Six Must-Know Words When Traveling in Japan with Food Allergies



Six Must-Know Words When Traveling in Japan with Food Allergies


Trying new foods is one of the best parts of traveling in Japan. But if you have food allergies, what should be a fun experience can be very stressful. It's hard to know what's safe to eat if you can't read food labels written in Japanese. To help those of you concerned with what may be hiding in your food, here are the words for six common food allergens in Japanese. 

Food allergens in Japan: wheat

How it's written: 小麦
How it's said: koh-moo-gee
What it's in: besides the usual culprits like baked goods and noodles including soba noodles, wheat is also commonly used in one of Japan's staple condiments: soy sauce. Because of this, people with allergies or sensitivities to wheat are going to want to pay attention to the seasonings used in their foods. (P.S. Still want to try ramen even though you can't have wheat? Some ramen shops like SORANOIRO in Tokyo offer brown rice noodles for their wheat-free patrons. Be sure to tell the staff if you have an allergy when you order.) 

Food allergens in Japan: soy

How it's written: 大豆
How it's said: die-zoo 
What it's in: this goes without saying, but edamame, tofu, soy milk, and soy sauce are all-- you guessed it-- soy. Soy sauce commonly appears with sushi and soba, so just don't use it. Shoyu ramen is also a no as the broth is flavored with shoyu (醤油), the Japanese word for soy sauce. Natto and miso are also made with soy that has been fermented. Lastly, take care when choosing convenience foods like packaged snacks or onigiri, which will sometimes contain soy-based food additives or have been processed in a factory that also handles soy products. 

Food allergens in Japan: peanuts

How it's written: 落花生
How it's said: rah-kkah-say 
What it's in: fortunately for those with peanut allergies, peanuts or peanut oils aren't typically used in Japanese cuisine.

However! Peanuts may be used as a seasoning in the broth of tonkotsu ramen, which is written 豚骨 or とんこつ in Japanese. Also be on the lookout for peanuts themselves, some sweets and snacks, or when eating other ethnic foods such as Thai. 

Food allergens in Japan: crab

How it's written: かに
How it's said: kah-knee 
What it's in: you'll want to check convenience foods like heat-n-heat curries or instant soups and noodles to make sure that there's no crab used in the roux or stock. Also, check packages of senbei rice crackers before you buy them; sometimes the factories that make them also handle crab.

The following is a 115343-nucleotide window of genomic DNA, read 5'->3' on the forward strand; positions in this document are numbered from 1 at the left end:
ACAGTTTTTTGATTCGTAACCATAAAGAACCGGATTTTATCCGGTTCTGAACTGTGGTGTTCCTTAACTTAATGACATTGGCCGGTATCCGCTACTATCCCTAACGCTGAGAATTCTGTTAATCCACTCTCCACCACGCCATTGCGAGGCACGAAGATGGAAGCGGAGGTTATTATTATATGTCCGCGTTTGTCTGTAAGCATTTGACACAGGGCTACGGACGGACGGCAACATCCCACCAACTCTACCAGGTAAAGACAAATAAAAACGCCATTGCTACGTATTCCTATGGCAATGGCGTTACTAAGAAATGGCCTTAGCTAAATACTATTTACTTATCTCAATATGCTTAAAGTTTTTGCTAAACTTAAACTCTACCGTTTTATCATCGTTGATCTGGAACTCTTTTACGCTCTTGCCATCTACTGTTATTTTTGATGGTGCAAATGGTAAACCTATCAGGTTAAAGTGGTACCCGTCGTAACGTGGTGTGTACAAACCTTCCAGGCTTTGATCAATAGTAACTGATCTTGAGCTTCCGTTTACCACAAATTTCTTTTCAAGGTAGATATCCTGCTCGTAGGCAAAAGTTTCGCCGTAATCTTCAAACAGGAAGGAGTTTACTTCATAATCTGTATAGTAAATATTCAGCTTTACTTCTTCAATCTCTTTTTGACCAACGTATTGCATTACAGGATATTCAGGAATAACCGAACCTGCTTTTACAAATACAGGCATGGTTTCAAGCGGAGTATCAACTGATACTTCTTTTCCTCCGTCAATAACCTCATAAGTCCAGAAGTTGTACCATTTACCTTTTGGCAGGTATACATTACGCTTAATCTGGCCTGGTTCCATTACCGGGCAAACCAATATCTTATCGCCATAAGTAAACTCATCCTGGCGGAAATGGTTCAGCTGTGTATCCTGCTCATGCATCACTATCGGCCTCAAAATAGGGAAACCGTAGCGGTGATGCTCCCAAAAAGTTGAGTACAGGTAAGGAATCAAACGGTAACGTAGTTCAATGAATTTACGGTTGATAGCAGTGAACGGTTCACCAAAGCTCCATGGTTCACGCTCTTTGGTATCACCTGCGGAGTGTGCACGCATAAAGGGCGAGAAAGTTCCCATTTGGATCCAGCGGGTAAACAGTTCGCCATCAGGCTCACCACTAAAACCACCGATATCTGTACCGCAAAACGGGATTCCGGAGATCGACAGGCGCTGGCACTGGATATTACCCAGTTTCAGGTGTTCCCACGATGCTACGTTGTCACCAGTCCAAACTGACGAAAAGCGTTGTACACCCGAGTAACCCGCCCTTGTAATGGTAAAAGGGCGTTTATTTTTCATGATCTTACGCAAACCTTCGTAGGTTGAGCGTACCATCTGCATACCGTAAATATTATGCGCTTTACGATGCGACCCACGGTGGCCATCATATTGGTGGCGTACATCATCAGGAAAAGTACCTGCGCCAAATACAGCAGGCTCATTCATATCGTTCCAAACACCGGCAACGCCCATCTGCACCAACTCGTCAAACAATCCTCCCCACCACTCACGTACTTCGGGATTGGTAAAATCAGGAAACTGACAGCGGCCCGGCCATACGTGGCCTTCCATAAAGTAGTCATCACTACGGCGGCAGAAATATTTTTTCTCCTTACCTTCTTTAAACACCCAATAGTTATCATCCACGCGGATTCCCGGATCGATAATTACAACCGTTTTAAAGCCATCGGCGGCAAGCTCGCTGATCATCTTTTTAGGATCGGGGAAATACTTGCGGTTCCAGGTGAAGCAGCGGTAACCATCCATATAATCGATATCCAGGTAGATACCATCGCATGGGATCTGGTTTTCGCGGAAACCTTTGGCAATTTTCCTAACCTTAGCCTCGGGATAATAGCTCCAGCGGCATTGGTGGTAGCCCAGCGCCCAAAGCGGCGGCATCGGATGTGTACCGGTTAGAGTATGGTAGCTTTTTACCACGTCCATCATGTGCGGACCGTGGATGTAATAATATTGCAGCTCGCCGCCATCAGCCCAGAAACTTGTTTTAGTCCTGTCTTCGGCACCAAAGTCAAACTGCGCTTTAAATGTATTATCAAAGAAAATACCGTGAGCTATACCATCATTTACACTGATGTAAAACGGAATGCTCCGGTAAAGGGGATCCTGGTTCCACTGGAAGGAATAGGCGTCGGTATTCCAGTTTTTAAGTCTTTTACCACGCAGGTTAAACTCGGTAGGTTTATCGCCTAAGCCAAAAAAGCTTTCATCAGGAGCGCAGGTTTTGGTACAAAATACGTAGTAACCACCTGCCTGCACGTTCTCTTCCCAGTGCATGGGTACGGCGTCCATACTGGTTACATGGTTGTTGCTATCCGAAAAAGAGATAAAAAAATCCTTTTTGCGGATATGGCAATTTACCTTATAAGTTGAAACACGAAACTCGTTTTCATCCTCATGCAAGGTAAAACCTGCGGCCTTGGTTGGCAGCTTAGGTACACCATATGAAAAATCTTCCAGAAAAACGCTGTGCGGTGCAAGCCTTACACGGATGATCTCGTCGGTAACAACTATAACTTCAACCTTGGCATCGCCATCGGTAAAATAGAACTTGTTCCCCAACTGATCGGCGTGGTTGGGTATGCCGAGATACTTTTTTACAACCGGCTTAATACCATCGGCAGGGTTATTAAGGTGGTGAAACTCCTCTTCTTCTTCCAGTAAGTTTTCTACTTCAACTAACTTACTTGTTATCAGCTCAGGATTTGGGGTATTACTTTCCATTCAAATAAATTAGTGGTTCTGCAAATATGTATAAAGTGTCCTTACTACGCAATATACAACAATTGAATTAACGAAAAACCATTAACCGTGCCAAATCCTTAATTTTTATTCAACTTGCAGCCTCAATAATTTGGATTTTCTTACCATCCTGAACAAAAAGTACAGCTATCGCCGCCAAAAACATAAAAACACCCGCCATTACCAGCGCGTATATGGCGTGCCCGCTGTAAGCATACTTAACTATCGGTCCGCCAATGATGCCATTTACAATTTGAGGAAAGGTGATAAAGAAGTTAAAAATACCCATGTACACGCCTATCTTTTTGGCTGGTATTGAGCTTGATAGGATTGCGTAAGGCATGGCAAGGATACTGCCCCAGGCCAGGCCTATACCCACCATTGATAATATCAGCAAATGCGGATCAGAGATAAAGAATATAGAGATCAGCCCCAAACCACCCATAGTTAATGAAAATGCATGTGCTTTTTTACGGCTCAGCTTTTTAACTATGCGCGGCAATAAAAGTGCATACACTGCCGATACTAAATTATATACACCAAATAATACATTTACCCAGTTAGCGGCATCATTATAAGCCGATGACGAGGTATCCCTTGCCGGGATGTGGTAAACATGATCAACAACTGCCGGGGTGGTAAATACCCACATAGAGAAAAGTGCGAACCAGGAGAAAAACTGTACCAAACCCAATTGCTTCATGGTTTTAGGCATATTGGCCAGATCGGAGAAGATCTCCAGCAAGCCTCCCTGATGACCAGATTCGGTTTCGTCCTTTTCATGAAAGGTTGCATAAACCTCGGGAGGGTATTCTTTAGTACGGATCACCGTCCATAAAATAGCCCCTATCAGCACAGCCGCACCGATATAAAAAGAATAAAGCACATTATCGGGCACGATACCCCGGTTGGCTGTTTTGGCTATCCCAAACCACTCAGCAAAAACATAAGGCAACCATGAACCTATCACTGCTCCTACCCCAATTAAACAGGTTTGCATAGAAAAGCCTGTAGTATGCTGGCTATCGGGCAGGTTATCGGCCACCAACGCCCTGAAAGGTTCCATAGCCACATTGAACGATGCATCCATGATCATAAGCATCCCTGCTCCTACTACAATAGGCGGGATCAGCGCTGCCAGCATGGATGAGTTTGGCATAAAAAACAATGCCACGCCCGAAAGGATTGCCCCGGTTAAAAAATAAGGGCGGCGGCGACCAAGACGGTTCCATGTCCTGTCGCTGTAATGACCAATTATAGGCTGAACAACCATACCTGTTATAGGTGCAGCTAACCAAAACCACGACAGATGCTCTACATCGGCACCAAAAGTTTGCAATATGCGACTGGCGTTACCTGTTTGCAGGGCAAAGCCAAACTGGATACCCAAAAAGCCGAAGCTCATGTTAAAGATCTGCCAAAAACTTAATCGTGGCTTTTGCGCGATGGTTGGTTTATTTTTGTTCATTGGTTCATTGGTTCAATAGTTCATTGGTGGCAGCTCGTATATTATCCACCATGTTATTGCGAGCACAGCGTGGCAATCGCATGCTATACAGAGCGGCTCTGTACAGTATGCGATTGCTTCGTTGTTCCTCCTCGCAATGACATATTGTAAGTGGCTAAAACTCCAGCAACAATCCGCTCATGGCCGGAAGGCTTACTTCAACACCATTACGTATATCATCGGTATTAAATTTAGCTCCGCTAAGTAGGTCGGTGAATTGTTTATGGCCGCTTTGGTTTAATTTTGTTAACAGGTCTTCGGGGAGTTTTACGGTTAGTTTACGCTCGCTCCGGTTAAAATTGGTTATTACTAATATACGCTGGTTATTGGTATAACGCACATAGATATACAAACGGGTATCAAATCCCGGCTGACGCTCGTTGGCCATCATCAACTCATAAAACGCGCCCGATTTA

Food allergens in Japan: dairy

How it's written: 乳 (typically seen on ingredient labels), 乳製品 or 乳成分 (lit. dairy products)
How it's said: nyuu, nyuu-say-heen, or nyuu-sei-bun 
What it's in: fortunately dairy doesn't play a major role in traditional Japanese cuisine. Be careful around foods that would typically contain dairy such as baked goods, desserts, and Western foods or processed foods like instant noodles. 

Food allergens in Japan: shrimp

How it's written: えび, 海老, or エビ
How it's said: eh-bee 
What it's in: like crab, be careful that no shrimp was used in the roux or stock of instant or convenience foods. Also, shrimp with mayonnaise-- usually written as 海老マヨネーズ or エビマヨ-- is a common filling for onigiri that you'll want to avoid. You'll also want to avoid ebisen (えびせん), rice crackers flavored with shrimp.

Allergen warning labels 

Sometimes foods and snacks will have information clearly stating whether or not they contain a common food allergen printed on the package. Here are two examples. 
How to spot food allergens in Japanese 1

One way this information gets displayed is in a chart containing all of the foods recognized as potential food allergens in Japan. There are twenty-seven in total. If the product contains any of the allergens, the rectangle containing the respective word will be colored in.

Here's the chart written out in English, kanji, and romaji (the Romanized way of writing Japanese), moving from left to right from the top: wheat (小麦: komugi); buckwheat (そば; soba); egg (卵; tamago); dairy products (乳成分; nyuusei bun); peanuts (落花生; rakkasei); shrimp (えび; ebi); crab (かに; kani): pork (豚肉; buta niku); chicken (鶏肉: tori niku): beef (牛肉; gyuu niku); squid (いか; ika) salmon (さけ; sake); mackerel (さば; saba);  salmon roe (いくら; ikura); abalone (あわび; awabi); soy (大豆; daizu); mountain potato (やまいも; yamaimo); cashews (カシュ―ナッツ; kashu nattsu); walnuts (くるみ; kurumi); sesame (ごま; goma); matsutake mushroom (まつたけ; matsutake); apple (りんご; ringo); orange (オレンジ; orenji); banana (バナナ; banana); peach (もも; peach); kiwi (キウイ; kiui); gelatin (ゼラチン; zerachin). 

We can see that this bowl of instant ramen contains wheat, egg, dairy, shrimp, pork and chicken, salmon, mackerel, soy, sesame, and gelatin. 
How to spot food allergens in Japanese 2

Another way food allergens might be written is in their own separate box. Here, the allergens are written in the yellow box. We can see that this product contains dairy, egg, wheat, and soy. While making sense of ingredient labels may be a little tricky, it gets much easier once you know what to look for. 

Do you have experience traveling in Japan with a food allergy? If you have any tips or restaurants to recommend, please feel free to leave a message for your fellow travelers in the comments!

Liked this story? Like DiGJAPAN!
on Facebook for daily updates!